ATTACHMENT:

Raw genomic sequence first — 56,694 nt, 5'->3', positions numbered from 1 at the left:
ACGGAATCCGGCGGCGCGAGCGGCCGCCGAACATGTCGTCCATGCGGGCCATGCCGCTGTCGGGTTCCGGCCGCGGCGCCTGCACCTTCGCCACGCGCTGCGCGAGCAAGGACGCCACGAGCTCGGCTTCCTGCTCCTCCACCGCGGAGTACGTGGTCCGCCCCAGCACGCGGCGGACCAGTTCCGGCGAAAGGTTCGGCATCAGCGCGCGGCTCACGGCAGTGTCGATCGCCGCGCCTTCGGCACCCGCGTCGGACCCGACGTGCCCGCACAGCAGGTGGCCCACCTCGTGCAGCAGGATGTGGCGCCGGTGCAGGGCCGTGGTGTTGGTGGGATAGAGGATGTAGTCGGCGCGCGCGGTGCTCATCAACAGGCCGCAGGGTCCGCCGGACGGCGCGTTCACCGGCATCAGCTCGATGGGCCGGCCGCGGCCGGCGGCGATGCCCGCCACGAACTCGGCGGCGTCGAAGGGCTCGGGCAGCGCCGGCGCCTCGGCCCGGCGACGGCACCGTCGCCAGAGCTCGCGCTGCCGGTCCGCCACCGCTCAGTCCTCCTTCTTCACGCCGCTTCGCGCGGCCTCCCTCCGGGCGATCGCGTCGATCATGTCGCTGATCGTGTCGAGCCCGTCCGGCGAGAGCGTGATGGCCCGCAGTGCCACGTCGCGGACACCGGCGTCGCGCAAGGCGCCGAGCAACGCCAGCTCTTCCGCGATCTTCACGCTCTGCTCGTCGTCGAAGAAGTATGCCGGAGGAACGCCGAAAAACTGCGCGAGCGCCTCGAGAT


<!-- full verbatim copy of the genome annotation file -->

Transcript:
Raw genomic sequence first — 56,694 nt, 5'->3', positions numbered from 1 at the left:
ACGGAATCCGGCGGCGCGAGCGGCCGCCGAACATGTCGTCCATGCGGGCCATGCCGCTGTCGGGTTCCGGCCGCGGCGCCTGCACCTTCGCCACGCGCTGCGCGAGCAAGGACGCCACGAGCTCGGCTTCCTGCTCCTCCACCGCGGAGTACGTGGTCCGCCCCAGCACGCGGCGGACCAGTTCCGGCGAAAGGTTCGGCATCAGCGCGCGGCTCACGGCAGTGTCGATCGCCGCGCCTTCGGCACCCGCGTCGGACCCGACGTGCCCGCACAGCAGGTGGCCCACCTCGTGCAGCAGGATGTGGCGCCGGTGCAGGGCCGTGGTGTTGGTGGGATAGAGGATGTAGTCGGCGCGCGCGGTGCTCATCAACAGGCCGCAGGGTCCGCCGGACGGCGCGTTCACCGGCATCAGCTCGATGGGCCGGCCGCGGCCGGCGGCGATGCCCGCCACGAACTCGGCGGCGTCGAAGGGCTCGGGCAGCGCCGGCGCCTCGGCCCGGCGACGGCACCGTCGCCAGAGCTCGCGCTGCCGGTCCGCCACCGCTCAGTCCTCCTTCTTCACGCCGCTTCGCGCGGCCTCCCTCCGGGCGATCGCGTCGATCATGTCGCTGATCGTGTCGAGCCCGTCCGGCGAGAGCGTGATGGCCCGCAGTGCCACGTCGCGGACACCGGCGTCGCGCAAGGCGCCGAGCAACGCCAGCTCTTCCGCGATCTTCACGCTCTGCTCGTCGTCGAAGAAGTATGCCGGAGGAACGCCGAAAAACTGCGCGAGCGCCTCGAGAT